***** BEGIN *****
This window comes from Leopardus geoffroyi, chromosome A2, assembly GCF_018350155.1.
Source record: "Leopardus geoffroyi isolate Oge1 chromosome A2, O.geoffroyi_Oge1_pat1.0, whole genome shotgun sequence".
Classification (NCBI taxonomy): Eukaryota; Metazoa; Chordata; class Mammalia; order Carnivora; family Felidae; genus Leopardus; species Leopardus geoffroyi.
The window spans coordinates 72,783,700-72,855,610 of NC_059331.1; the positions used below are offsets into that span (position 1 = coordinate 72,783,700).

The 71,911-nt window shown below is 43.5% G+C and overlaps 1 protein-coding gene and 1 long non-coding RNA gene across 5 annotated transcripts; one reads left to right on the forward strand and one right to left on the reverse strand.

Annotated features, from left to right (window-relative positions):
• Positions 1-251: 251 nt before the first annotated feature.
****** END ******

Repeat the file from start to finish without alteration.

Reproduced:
This window comes from Leopardus geoffroyi, chromosome A2, assembly GCF_018350155.1.
Source record: "Leopardus geoffroyi isolate Oge1 chromosome A2, O.geoffroyi_Oge1_pat1.0, whole genome shotgun sequence".
Classification (NCBI taxonomy): Eukaryota; Metazoa; Chordata; class Mammalia; order Carnivora; family Felidae; genus Leopardus; species Leopardus geoffroyi.
The window spans coordinates 72,783,700-72,855,610 of NC_059331.1; the positions used below are offsets into that span (position 1 = coordinate 72,783,700).

The 71,911-nt window shown below is 43.5% G+C and overlaps 1 protein-coding gene and 1 long non-coding RNA gene across 5 annotated transcripts; one reads left to right on the forward strand and one right to left on the reverse strand.

Annotated features, from left to right (window-relative positions):
• Positions 1-251: 251 nt before the first annotated feature.